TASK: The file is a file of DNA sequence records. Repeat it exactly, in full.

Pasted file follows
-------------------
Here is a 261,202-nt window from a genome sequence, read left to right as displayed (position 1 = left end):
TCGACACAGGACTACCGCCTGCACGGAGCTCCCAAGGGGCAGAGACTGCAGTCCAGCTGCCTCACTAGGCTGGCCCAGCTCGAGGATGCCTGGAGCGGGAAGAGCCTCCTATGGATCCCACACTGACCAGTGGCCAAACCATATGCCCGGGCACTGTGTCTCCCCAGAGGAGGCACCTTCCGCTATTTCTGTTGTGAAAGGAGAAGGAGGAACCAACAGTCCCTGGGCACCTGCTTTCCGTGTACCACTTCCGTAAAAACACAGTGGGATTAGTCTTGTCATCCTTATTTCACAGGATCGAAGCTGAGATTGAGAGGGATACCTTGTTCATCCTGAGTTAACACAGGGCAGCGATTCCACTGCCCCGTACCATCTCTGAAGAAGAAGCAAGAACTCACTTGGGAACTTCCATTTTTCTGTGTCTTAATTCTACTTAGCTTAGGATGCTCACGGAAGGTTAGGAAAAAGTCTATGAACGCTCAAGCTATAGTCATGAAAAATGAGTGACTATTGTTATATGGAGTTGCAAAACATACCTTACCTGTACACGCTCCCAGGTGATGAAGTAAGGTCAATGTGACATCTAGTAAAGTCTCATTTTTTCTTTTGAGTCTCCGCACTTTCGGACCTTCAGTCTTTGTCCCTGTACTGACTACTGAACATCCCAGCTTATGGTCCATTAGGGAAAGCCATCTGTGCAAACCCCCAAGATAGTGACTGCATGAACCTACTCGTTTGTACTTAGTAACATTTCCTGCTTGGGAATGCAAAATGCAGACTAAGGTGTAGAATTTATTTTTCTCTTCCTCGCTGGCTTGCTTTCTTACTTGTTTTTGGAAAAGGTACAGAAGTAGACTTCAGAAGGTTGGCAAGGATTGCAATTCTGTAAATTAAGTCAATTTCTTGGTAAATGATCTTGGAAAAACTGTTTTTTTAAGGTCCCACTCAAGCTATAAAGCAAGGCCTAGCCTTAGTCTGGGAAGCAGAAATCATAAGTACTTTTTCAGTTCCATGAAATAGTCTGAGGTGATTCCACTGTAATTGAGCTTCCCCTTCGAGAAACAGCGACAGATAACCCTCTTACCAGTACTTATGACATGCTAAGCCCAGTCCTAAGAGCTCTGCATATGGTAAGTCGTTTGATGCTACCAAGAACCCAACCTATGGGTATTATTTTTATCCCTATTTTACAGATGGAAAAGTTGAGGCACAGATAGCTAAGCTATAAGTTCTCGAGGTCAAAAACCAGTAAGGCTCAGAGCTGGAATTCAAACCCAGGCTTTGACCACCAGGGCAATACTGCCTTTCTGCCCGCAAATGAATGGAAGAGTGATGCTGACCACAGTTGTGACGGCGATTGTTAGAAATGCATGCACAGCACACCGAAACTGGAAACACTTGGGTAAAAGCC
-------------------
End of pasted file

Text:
Here is a 261,202-nt window from a genome sequence, read left to right as displayed (position 1 = left end):
TCGACACAGGACTACCGCCTGCACGGAGCTCCCAAGGGGCAGAGACTGCAGTCCAGCTGCCTCACTAGGCTGGCCCAGCTCGAGGATGCCTGGAGCGGGAAGAGCCTCCTATGGATCCCACACTGACCAGTGGCCAAACCATATGCCCGGGCACTGTGTCTCCCCAGAGGAGGCACCTTCCGCTATTTCTGTTGTGAAAGGAGAAGGAGGAACCAACAGTCCCTGGGCACCTGCTTTCCGTGTACCACTTCCGTAAAAACACAGTGGGATTAGTCTTGTCATCCTTATTTCACAGGATCGAAGCTGAGATTGAGAGGGATACCTTGTTCATCCTGAGTTAACACAGGGCAGCGATTCCACTGCCCCGTACCATCTCTGAAGAAGAAGCAAGAACTCACTTGGGAACTTCCATTTTTCTGTGTCTTAATTCTACTTAGCTTAGGATGCTCACGGAAGGTTAGGAAAAAGTCTATGAACGCTCAAGCTATAGTCATGAAAAATGAGTGACTATTGTTATATGGAGTTGCAAAACATACCTTACCTGTACACGCTCCCAGGTGATGAAGTAAGGTCAATGTGACATCTAGTAAAGTCTCATTTTTTCTTTTGAGTCTCCGCACTTTCGGACCTTCAGTCTTTGTCCCTGTACTGACTACTGAACATCCCAGCTTATGGTCCATTAGGGAAAGCCATCTGTGCAAACCCCCAAGATAGTGACTGCATGAACCTACTCGTTTGTACTTAGTAACATTTCCTGCTTGGGAATGCAAAATGCAGACTAAGGTGTAGAATTTATTTTTCTCTTCCTCGCTGGCTTGCTTTCTTACTTGTTTTTGGAAAAGGTACAGAAGTAGACTTCAGAAGGTTGGCAAGGATTGCAATTCTGTAAATTAAGTCAATTTCTTGGTAAATGATCTTGGAAAAACTGTTTTTTTAAGGTCCCACTCAAGCTATAAAGCAAGGCCTAGCCTTAGTCTGGGAAGCAGAAATCATAAGTACTTTTTCAGTTCCATGAAATAGTCTGAGGTGATTCCACTGTAATTGAGCTTCCCCTTCGAGAAACAGCGACAGATAACCCTCTTACCAGTACTTATGACATGCTAAGCCCAGTCCTAAGAGCTCTGCATATGGTAAGTCGTTTGATGCTACCAAGAACCCAACCTATGGGTATTATTTTTATCCCTATTTTACAGATGGAAAAGTTGAGGCACAGATAGCTAAGCTATAAGTTCTCGAGGTCAAAAACCAGTAAGGCTCAGAGCTGGAATTCAAACCCAGGCTTTGACCACCAGGGCAATACTGCCTTTCTGCCCGCAAATGAATGGAAGAGTGATGCTGACCACAGTTGTGACGGCGATTGTTAGAAATGCATGCACAGCACACCGAAACTGGAAACACTTGGGTAAAAGCC